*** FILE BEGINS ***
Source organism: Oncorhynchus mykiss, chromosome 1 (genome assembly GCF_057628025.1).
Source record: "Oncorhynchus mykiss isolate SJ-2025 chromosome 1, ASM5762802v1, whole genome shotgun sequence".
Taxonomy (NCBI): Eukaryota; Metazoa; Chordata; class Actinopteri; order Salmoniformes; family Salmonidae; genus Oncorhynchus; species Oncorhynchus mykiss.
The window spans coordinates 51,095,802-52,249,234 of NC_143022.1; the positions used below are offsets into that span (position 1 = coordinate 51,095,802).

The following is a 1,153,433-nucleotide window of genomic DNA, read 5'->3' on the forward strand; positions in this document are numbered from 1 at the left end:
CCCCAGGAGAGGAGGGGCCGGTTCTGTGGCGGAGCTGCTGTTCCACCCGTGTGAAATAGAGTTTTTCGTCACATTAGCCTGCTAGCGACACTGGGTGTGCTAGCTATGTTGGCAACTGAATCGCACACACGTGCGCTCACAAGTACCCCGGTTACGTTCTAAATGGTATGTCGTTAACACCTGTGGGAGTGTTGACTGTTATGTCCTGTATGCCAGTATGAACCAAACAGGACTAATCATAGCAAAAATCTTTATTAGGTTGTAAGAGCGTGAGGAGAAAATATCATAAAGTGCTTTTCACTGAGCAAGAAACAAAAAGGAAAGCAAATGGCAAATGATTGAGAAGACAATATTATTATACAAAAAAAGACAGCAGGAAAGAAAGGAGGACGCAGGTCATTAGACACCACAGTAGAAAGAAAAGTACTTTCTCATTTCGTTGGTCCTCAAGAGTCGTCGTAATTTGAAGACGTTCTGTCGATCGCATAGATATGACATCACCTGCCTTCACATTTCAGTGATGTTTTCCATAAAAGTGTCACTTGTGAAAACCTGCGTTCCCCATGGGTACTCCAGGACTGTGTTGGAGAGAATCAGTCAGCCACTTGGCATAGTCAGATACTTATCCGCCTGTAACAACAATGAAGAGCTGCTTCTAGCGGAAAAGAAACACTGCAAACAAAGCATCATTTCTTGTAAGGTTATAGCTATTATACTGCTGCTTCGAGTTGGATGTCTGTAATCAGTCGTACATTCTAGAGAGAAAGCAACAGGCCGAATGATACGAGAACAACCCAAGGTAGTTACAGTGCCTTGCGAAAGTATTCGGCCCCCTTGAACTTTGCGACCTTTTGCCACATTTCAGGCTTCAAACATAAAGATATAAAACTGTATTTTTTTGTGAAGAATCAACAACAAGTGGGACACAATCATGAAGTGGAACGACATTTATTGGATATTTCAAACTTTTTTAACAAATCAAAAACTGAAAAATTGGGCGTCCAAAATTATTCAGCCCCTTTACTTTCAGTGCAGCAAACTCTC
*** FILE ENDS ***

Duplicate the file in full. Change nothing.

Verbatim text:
Source organism: Oncorhynchus mykiss, chromosome 1 (genome assembly GCF_057628025.1).
Source record: "Oncorhynchus mykiss isolate SJ-2025 chromosome 1, ASM5762802v1, whole genome shotgun sequence".
Taxonomy (NCBI): Eukaryota; Metazoa; Chordata; class Actinopteri; order Salmoniformes; family Salmonidae; genus Oncorhynchus; species Oncorhynchus mykiss.
The window spans coordinates 51,095,802-52,249,234 of NC_143022.1; the positions used below are offsets into that span (position 1 = coordinate 51,095,802).

The following is a 1,153,433-nucleotide window of genomic DNA, read 5'->3' on the forward strand; positions in this document are numbered from 1 at the left end:
CCCCAGGAGAGGAGGGGCCGGTTCTGTGGCGGAGCTGCTGTTCCACCCGTGTGAAATAGAGTTTTTCGTCACATTAGCCTGCTAGCGACACTGGGTGTGCTAGCTATGTTGGCAACTGAATCGCACACACGTGCGCTCACAAGTACCCCGGTTACGTTCTAAATGGTATGTCGTTAACACCTGTGGGAGTGTTGACTGTTATGTCCTGTATGCCAGTATGAACCAAACAGGACTAATCATAGCAAAAATCTTTATTAGGTTGTAAGAGCGTGAGGAGAAAATATCATAAAGTGCTTTTCACTGAGCAAGAAACAAAAAGGAAAGCAAATGGCAAATGATTGAGAAGACAATATTATTATACAAAAAAAGACAGCAGGAAAGAAAGGAGGACGCAGGTCATTAGACACCACAGTAGAAAGAAAAGTACTTTCTCATTTCGTTGGTCCTCAAGAGTCGTCGTAATTTGAAGACGTTCTGTCGATCGCATAGATATGACATCACCTGCCTTCACATTTCAGTGATGTTTTCCATAAAAGTGTCACTTGTGAAAACCTGCGTTCCCCATGGGTACTCCAGGACTGTGTTGGAGAGAATCAGTCAGCCACTTGGCATAGTCAGATACTTATCCGCCTGTAACAACAATGAAGAGCTGCTTCTAGCGGAAAAGAAACACTGCAAACAAAGCATCATTTCTTGTAAGGTTATAGCTATTATACTGCTGCTTCGAGTTGGATGTCTGTAATCAGTCGTACATTCTAGAGAGAAAGCAACAGGCCGAATGATACGAGAACAACCCAAGGTAGTTACAGTGCCTTGCGAAAGTATTCGGCCCCCTTGAACTTTGCGACCTTTTGCCACATTTCAGGCTTCAAACATAAAGATATAAAACTGTATTTTTTTGTGAAGAATCAACAACAAGTGGGACACAATCATGAAGTGGAACGACATTTATTGGATATTTCAAACTTTTTTAACAAATCAAAAACTGAAAAATTGGGCGTCCAAAATTATTCAGCCCCTTTACTTTCAGTGCAGCAAACTCTC